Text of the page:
Many organizations are based within the society, and in this respect, they have a definite social responsibility of conducting their operation and discharging their duties to the society.  It is asserted that for any organization to be successive and competitive in the market it has to incorporate ethics and social responsibility when developing a strategic plan. An organization's strategic planning and capital budgeting decisions have the potential to impact the most important group of any firm called stakeholder.

A stakeholder is an individual or a group of persons that can be affected by the achievements or failures of the organization's strategic plan, and they include customers, local communities, governments, suppliers, intermediaries, and the financial community. This personal study seeks to establish whether the presence of a code of ethics that address strategic planning/capital budgeting decisions will considerably raise the awareness of social responsibility during the long-run planning process. It is imperative to understand that a code of ethics that highlights and tackles long-term planning is often associated with higher and successful awareness during the planning process.

Ethics are certain procedures and rules that give an outline as to what is good or bad. Galbreath (2009) asserts that while ethics should be part and parcel of an organization's long-term strategy, mission statement, codes of conduct, and public procurement, it should also act as the corner stone of organizational culture; otherwise it will never be effectively integrated into its business strategy. When developing a strategic plan, organizations must observe these rules and procedures because they play an important role in the success of the strategic plan.

First off, ethics ensure that an organization becomes socially responsive in its initial and eventual operations. It is imperative to understand that an ethic-centric firm follows ethical tenets while overseeing its daily operation and conducting business. It is believed that ethical implications of proposed actions should be considered at the action planning stage. This gives rise to another role of ethics in developing a strategic plan, which is adding robustness to an organization's strategic planning since it adds value and protects the organization (Robideaux, Miles & White, 2007).

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Social responsibility plays a vital role when developing a strategic plan as it allows the laid down objectives by an organization to benefit all stakeholders. In fact, organizations are expected to be social responsible so that they can stay in business. This responsibility is aimed at preventing organizations from engaging in harmful activities as well as allowing organizations to perform activities that directly advance social goals. The major role of social responsibility in developing a strategic plan is that it enables an organization to create a good image, reputation and trust, which are precious possession to any organization.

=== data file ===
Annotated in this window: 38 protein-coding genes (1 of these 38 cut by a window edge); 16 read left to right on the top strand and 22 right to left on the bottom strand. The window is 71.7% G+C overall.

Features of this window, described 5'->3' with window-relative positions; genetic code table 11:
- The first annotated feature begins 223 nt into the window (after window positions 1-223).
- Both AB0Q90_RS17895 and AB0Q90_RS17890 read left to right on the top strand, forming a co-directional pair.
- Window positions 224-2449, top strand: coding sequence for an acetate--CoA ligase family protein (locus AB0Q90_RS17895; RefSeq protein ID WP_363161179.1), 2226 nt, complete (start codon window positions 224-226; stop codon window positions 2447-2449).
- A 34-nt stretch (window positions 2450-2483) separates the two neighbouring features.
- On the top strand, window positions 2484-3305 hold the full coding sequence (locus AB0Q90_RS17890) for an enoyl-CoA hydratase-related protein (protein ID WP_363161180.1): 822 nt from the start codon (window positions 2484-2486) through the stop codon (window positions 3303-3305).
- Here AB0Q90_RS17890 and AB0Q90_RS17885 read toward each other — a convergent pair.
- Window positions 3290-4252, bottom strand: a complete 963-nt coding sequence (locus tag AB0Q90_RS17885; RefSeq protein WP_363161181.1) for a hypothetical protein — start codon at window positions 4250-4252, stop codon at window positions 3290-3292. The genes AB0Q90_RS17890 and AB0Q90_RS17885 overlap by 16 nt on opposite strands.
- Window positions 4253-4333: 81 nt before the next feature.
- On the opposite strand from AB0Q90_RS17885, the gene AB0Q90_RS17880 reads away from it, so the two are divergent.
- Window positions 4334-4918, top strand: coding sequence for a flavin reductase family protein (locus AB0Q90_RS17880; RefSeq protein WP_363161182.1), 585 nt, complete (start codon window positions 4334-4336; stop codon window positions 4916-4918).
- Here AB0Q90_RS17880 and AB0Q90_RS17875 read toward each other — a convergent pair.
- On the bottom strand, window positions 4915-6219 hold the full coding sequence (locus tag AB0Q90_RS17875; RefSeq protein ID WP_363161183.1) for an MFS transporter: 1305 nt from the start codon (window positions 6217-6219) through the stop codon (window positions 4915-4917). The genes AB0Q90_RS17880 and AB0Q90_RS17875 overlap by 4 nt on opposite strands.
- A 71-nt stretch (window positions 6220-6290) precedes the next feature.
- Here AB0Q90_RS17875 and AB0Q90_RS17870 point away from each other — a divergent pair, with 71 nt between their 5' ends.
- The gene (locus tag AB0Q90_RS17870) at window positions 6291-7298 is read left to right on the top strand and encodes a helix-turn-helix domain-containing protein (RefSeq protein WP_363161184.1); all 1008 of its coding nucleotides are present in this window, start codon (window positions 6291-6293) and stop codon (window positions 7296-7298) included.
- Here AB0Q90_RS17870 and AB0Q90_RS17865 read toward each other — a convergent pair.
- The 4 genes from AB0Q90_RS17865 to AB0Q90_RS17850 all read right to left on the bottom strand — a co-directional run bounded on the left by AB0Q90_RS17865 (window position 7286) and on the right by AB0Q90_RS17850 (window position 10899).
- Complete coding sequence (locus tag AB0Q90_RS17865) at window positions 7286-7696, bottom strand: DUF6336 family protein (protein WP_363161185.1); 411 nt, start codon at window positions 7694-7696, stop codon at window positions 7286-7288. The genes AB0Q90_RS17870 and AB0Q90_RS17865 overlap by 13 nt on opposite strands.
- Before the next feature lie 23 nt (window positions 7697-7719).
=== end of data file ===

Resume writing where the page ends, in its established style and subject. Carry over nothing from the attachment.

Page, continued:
Social responsibility is also good for the employees as it gives them a sense of meaning and purpose when the work they do make any positive change (Hartman & Desjardins, 2010). As a result, a company would be able to attract and maintain good employees because of a good reputation. This has many advantages to an organization because it will reduce the cost of hiring and training new employees. Companies that carry out ethical discussions as best practice remain out of the media spotlight with negative publicity. This practice benefits both the organization and the stakeholders as a whole.

Based on the above discourse, I believe that my ethical perspective has changed for the better. Throughout the program, I was able to learn that rather than doing what is good, people with ethical perspectives based on character usually base their ethical perspectives on the good. This is because stakeholders often rely on an individual's ability to make sound moral judgment. Moreover, I learnt that business decisions that culminate from traditional strategic planning scenarios often lead to cries of foul play from many industrial watchdogs, angry consumer base, and negative publicity as a result of a disenchanted public.

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